Morning News Digest: Thursday, September 01, 2011
By Missy Rebovich
Sources: look for GOP Sate Committee to play in key races but keep focus on 2013
The consensus among party players is that the Christie-led Republicans will spend some of the money from state committee coffers – but not all, as they use this map-deprived cycle mostly as a precursor to protecting Gov. Chris Christie statewide in 2013.
“They will target a few state Senate and Assembly races, and other than that, they will look at some county races of significance to the party, but other than that you would not be wrong to think they wouldn’t spend it all and would save for the future,” said a high ranking Republican leader, who agreed that state party money would probably ultimately be best spent on the governor and not on nook and cranny contests played out on a map favoring Democrats. (Pizarro, PolitickerNJ)
Sette resigns as Morris County GOP, backs Inglesino to succeed him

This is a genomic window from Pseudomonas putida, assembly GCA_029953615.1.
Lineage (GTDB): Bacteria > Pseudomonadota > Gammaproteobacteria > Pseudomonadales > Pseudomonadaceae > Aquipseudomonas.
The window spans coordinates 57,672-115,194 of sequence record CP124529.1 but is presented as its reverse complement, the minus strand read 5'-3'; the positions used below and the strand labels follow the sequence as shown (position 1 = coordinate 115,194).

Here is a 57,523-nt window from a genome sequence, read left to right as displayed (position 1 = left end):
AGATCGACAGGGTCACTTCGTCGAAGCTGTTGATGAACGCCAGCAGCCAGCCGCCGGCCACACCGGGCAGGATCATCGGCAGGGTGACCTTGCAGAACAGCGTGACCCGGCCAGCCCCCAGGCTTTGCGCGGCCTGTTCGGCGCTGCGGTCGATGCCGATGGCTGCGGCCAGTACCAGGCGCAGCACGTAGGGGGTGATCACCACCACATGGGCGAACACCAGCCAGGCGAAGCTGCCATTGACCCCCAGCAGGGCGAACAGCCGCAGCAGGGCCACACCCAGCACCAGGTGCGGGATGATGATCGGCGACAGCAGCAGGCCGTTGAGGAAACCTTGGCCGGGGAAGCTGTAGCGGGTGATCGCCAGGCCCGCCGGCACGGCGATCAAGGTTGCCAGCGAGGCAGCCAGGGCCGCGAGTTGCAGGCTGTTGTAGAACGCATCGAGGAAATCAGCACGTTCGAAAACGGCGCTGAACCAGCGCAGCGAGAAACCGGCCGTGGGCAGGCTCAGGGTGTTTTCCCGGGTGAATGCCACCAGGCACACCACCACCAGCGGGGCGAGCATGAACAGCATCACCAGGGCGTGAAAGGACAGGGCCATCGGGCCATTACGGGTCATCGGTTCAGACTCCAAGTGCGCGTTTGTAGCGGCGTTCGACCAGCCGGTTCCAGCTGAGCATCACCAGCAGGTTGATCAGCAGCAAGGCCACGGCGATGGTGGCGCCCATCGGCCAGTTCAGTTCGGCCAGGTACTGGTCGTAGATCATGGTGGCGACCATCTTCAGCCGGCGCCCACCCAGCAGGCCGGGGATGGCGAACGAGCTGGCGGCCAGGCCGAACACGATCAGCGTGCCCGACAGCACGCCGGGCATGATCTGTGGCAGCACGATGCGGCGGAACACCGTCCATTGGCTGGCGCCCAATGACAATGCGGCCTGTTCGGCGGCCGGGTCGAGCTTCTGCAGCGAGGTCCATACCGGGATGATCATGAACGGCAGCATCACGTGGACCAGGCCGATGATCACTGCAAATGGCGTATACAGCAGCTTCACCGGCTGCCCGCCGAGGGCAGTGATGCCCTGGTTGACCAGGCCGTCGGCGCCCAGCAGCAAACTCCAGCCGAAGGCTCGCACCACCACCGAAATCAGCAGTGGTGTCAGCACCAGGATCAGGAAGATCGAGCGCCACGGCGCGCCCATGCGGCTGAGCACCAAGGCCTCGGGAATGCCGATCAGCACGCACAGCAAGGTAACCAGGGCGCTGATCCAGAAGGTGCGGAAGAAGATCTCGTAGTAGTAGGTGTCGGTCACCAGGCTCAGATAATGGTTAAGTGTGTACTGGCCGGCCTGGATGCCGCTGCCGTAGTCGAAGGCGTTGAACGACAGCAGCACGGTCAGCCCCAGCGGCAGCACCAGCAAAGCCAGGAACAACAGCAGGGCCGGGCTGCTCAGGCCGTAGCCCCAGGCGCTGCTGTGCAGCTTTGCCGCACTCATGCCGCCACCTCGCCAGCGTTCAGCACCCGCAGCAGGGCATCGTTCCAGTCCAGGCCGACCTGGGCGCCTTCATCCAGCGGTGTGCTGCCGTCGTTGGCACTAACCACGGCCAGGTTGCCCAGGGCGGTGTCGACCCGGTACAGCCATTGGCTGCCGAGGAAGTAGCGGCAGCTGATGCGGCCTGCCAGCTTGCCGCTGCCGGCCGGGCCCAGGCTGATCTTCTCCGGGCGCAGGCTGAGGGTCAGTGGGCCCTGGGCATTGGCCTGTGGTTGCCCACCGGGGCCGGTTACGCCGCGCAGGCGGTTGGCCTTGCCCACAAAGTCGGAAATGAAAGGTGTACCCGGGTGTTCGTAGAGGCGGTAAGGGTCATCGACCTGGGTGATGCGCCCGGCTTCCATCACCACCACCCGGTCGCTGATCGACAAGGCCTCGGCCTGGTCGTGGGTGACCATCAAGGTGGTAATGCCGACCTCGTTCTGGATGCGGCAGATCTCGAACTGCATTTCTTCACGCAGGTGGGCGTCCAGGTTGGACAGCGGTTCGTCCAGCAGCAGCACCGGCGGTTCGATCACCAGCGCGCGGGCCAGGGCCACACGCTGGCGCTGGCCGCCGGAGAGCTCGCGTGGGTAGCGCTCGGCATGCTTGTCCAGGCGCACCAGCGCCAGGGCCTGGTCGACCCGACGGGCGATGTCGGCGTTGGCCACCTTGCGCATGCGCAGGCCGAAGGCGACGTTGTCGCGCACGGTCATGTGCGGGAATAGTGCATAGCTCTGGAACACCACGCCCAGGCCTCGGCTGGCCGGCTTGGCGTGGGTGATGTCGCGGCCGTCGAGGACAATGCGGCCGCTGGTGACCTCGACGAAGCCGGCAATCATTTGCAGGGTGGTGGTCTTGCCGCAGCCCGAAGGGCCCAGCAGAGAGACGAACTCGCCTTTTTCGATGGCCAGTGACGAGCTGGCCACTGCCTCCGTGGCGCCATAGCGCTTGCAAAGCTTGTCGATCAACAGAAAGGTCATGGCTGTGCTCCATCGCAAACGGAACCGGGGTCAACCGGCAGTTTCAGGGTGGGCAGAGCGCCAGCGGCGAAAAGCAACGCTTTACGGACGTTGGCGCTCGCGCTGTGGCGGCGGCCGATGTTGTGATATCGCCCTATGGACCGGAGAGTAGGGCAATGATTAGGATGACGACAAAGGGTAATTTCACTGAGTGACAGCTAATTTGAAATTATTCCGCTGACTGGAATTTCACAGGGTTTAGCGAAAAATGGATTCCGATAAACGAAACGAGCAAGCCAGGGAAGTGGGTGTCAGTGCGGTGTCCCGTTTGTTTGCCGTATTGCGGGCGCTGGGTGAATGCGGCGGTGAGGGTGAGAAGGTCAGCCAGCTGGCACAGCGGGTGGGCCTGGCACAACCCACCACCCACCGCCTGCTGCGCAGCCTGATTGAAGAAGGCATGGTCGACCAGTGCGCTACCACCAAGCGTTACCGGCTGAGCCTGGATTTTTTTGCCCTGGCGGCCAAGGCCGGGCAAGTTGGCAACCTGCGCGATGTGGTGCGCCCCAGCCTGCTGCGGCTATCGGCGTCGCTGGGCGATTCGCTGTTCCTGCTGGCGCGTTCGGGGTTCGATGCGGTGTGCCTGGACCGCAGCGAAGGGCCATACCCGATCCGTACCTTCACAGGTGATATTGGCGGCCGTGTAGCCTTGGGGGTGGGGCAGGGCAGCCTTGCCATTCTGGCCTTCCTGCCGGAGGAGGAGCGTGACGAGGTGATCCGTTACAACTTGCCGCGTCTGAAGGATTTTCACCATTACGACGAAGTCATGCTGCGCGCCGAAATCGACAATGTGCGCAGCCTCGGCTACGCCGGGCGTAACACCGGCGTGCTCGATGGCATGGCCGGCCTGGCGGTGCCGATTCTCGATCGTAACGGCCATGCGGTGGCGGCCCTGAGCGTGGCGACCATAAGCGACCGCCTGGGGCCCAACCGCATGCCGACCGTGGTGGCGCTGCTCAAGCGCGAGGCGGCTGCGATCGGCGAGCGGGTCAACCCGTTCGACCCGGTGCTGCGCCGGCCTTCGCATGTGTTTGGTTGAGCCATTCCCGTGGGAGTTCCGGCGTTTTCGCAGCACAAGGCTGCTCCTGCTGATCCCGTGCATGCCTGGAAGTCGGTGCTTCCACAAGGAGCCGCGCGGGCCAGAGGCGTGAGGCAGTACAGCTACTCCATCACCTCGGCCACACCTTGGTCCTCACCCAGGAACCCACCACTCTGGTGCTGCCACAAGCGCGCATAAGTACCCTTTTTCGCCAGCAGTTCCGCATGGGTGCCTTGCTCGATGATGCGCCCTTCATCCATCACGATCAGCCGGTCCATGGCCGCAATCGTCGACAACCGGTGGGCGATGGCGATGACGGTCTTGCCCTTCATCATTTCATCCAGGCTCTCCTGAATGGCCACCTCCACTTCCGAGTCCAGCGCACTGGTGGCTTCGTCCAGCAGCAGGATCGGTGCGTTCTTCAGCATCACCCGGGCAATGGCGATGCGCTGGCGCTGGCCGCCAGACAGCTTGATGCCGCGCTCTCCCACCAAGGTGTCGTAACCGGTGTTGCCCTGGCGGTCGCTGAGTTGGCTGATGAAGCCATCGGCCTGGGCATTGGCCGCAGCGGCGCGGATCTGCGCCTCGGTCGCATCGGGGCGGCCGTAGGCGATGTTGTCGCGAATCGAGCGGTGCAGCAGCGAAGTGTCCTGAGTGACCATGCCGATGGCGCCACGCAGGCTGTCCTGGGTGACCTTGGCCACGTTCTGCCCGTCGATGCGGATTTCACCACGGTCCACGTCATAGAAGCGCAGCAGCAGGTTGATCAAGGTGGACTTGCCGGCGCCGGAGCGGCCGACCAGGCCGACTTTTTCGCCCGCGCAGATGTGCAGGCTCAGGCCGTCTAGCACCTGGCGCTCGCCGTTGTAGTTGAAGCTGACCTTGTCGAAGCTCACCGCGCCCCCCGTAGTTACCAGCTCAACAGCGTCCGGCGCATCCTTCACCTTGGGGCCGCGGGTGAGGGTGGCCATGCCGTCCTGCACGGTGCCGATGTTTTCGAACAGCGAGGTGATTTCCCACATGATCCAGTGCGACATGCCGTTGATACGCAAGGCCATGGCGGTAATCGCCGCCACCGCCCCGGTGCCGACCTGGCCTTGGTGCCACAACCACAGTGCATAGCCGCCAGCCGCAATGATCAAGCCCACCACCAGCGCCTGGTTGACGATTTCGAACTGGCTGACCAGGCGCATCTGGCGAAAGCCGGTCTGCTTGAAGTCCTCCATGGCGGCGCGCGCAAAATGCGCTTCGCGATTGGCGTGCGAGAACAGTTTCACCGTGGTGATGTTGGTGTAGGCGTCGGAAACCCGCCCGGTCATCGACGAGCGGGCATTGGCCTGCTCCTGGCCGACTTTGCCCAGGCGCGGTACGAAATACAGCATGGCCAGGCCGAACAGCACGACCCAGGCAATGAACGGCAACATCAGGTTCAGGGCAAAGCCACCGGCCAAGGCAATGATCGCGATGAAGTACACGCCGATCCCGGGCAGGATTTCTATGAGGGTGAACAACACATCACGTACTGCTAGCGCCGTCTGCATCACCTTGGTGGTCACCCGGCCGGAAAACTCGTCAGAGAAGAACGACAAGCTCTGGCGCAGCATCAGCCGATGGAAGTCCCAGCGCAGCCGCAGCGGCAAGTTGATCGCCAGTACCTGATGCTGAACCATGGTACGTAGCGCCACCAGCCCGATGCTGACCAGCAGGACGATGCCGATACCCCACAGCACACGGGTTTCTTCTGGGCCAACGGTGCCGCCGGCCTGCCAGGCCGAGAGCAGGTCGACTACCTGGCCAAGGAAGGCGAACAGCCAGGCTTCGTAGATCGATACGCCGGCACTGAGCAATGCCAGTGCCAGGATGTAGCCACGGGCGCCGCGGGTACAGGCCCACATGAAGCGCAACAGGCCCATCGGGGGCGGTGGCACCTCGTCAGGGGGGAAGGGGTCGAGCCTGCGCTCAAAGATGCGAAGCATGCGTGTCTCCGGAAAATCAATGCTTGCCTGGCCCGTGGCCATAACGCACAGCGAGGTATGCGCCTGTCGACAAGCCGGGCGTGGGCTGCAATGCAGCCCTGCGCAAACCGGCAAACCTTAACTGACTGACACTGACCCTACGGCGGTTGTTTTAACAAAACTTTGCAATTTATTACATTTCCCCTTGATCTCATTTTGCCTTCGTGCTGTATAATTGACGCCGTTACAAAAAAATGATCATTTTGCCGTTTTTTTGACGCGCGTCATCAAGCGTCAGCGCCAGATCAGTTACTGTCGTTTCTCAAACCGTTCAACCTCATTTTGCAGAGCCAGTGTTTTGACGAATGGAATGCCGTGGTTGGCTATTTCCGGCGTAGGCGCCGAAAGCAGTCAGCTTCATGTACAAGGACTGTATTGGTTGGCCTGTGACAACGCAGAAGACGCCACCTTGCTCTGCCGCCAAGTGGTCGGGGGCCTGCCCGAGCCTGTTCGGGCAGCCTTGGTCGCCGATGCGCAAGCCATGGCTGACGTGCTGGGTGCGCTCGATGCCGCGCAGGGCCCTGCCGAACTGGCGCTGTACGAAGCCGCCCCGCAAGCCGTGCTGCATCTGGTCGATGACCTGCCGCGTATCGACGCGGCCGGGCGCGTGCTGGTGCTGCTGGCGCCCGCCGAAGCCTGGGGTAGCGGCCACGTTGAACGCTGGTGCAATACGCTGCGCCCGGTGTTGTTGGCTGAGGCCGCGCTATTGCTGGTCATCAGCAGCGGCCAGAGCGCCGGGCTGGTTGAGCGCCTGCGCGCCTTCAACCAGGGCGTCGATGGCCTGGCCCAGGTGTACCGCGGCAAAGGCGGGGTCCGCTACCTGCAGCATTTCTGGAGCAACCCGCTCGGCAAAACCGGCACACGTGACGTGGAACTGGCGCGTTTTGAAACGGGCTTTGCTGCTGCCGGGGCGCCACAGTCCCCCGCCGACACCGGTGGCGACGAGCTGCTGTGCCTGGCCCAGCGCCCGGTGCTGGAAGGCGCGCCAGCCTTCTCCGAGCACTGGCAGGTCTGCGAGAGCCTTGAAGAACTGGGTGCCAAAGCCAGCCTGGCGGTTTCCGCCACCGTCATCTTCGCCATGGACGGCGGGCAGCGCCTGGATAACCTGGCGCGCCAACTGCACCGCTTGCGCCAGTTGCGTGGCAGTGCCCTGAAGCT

Longtime Morris County GOP Chairman John Sette retired today, he told PolitickerNJ.com.
“It was just time to pass the baton,” said Sette. “Ten years is a long time.”
Sette said he supports former Morris County Freeholder John Inglesino to serve as chair.
Patti Page is the acting chair until June at which time the party organization will have its annual convention.
“I never lost a freeholder race,” Sette told PolitickerNJ.com.
“Chairman John Sette has been an effective and dedicated leader in Morris County,” said Governor Christie. “John has helped Republicans win key races in Morris County time and time again and I am thankful for his help to my own race in 2009. He will be missed.” (Pizarro, PolitickerNJ)
Christie versus Cantor
Hurricane Irene quickened a Republican Party collision course with itself, as Gov. Chris Christie today upbraided the GOP-controlled Congress in the aftermath of House Majority Leader Eric Cantor’s (R-Va.) public declaration that hurricane relief be offset by other federal spending cuts.